Politicians love a good pledge. Prime Minister Boris Johnson is no exception. After dismissing the UK’s current target for 2033, Johnson has a very different plan for how full fibre rollout should look. And it’s ambitious, that’s for sure.
It’s the perfect juxtaposition. When the famous old locomotive leaves the station, the most advanced, lightning speed broadband connectivity will be ushered in.
When Virgin Media announced plans to connect 4 million homes and businesses to average speeds of up to 300Mpbs by the end of 2020, Project Lightning became the biggest investment in the UK’s broadband digital infrastructure for a decade – much needed given that the UK population has ever-increasing broadband needs, with usage doubling.
Business broadband customers all over the UK are still subjected to poor connections and snail-paced speeds.
Big players including BT, Sky, TalkTalk, Virgin Media and Zen Internet joined the non-compulsory scheme set up by Ofcom. It provides customers with varying levels of compensation when faults disrupt connectivity and regular broadband services.
If you’re already using mobile broadband for your business, you’re probably on the edge of your seat waiting for new 5G technology to kick in. With speeds up to 100 times faster than 4G promised, it’s not surprising that 5G is one of the most highly anticipated changes coming to mobile networks.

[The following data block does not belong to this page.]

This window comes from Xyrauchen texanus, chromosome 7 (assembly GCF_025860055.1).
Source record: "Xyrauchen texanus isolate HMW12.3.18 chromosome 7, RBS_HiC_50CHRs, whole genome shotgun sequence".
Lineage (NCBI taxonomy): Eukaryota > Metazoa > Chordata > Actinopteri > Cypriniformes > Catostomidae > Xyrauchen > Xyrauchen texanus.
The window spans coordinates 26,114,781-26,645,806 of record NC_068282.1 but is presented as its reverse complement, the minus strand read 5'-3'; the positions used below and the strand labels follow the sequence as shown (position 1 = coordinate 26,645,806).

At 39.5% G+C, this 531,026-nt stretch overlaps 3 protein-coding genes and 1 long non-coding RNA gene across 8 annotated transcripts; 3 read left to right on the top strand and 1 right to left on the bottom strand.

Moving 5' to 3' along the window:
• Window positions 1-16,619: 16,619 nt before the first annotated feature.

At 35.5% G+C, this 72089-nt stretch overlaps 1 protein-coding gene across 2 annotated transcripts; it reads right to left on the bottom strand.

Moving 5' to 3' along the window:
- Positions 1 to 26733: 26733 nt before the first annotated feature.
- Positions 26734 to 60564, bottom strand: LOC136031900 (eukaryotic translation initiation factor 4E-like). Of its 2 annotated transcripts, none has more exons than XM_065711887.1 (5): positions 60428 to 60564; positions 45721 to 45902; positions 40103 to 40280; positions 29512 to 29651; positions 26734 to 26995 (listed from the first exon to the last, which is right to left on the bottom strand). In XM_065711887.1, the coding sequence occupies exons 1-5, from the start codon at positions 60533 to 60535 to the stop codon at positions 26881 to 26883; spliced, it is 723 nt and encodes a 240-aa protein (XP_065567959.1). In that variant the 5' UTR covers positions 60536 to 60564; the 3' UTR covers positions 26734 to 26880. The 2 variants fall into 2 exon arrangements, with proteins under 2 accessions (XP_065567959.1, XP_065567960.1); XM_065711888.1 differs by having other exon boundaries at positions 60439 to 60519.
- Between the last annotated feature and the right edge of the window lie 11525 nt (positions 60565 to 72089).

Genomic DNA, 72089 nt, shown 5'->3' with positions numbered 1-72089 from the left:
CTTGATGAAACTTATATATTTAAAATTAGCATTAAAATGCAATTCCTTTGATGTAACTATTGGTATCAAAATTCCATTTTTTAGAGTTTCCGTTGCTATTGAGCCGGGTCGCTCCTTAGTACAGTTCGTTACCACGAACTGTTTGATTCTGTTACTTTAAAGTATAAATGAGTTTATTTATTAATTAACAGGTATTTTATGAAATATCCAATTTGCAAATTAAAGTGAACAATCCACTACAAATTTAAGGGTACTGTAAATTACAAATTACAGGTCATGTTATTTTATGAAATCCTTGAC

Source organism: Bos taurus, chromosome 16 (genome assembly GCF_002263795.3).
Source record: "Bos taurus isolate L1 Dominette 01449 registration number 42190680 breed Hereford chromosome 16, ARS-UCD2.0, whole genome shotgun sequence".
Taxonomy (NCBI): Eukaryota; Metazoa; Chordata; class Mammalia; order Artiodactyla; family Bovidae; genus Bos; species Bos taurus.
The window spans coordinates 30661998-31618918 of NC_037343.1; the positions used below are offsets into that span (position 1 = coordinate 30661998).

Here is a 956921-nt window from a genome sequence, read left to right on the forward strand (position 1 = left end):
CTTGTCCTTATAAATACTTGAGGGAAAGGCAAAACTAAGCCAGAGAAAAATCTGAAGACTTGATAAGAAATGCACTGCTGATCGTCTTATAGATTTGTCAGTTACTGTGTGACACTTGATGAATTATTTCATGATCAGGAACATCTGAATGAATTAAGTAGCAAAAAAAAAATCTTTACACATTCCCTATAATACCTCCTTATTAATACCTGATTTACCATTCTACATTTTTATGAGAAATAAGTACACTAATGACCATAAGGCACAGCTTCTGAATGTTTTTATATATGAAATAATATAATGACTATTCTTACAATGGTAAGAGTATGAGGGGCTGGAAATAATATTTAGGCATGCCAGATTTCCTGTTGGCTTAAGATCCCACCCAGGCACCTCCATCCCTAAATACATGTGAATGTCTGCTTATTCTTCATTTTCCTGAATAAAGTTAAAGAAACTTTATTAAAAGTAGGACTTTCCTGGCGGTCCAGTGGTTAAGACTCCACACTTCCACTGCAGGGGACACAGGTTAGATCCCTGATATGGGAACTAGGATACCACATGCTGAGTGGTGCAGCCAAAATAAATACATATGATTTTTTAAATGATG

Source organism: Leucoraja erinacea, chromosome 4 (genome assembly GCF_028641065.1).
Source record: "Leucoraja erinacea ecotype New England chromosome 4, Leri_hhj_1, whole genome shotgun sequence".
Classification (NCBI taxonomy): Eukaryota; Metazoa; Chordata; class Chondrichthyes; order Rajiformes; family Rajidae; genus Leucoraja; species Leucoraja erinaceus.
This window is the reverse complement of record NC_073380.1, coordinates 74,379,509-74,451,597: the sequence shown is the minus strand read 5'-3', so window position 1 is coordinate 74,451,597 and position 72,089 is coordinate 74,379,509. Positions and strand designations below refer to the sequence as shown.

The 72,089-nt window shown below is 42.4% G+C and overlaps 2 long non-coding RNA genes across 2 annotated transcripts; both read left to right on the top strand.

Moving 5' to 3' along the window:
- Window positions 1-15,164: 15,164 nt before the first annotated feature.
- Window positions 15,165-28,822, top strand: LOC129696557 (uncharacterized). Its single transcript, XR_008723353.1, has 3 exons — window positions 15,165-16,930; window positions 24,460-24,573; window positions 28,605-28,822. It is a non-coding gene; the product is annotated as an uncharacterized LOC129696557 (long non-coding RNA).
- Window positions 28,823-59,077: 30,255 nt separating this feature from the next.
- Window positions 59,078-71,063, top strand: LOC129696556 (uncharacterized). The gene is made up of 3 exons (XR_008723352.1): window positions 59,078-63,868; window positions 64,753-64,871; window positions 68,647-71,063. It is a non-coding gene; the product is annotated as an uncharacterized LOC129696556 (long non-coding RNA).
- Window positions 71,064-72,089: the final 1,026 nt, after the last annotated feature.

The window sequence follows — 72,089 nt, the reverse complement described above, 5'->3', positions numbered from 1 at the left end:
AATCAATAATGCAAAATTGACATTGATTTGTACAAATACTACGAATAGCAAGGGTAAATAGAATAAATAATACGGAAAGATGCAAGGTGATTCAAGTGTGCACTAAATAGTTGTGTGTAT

In early 2019, Ofcom amended its Voluntary Code of Practice (CoP) to ensure that customers can quit within 30 days if they are dissatisfied with their broadband speeds and the issue isn’t resolved. Lindsey Fussel, Ofcom’s consumer group director, said:
ADSL is still used by many businesses across the UK, but are the days numbered for this style of connectivity? With newer, faster, more reliable services being rolled out throughout the country, what does the future hold for ADSL?
ADSL is an asymmetric digital subscriber line. Basically, it transfers data through the use of copper cables and delivers an asymmetric service; upload speeds that are typically not quite as fast as the download speeds received.
ADSL has been used consistently in the UK since the introduction of the technology in 1998 and is currently widely considered to be the standard ‘go to’ connection for UK businesses. So why are some experts beginning to claim that ADSL is doomed?
“ADSL’s qualities don’t always meet the needs of modern web users.”
Once upon a time, asymmetric lines were the ideal; when the internet was primarily used to discover new information. It made perfect sense to prioritise download speeds as the average user would have little need — if any — to upload data.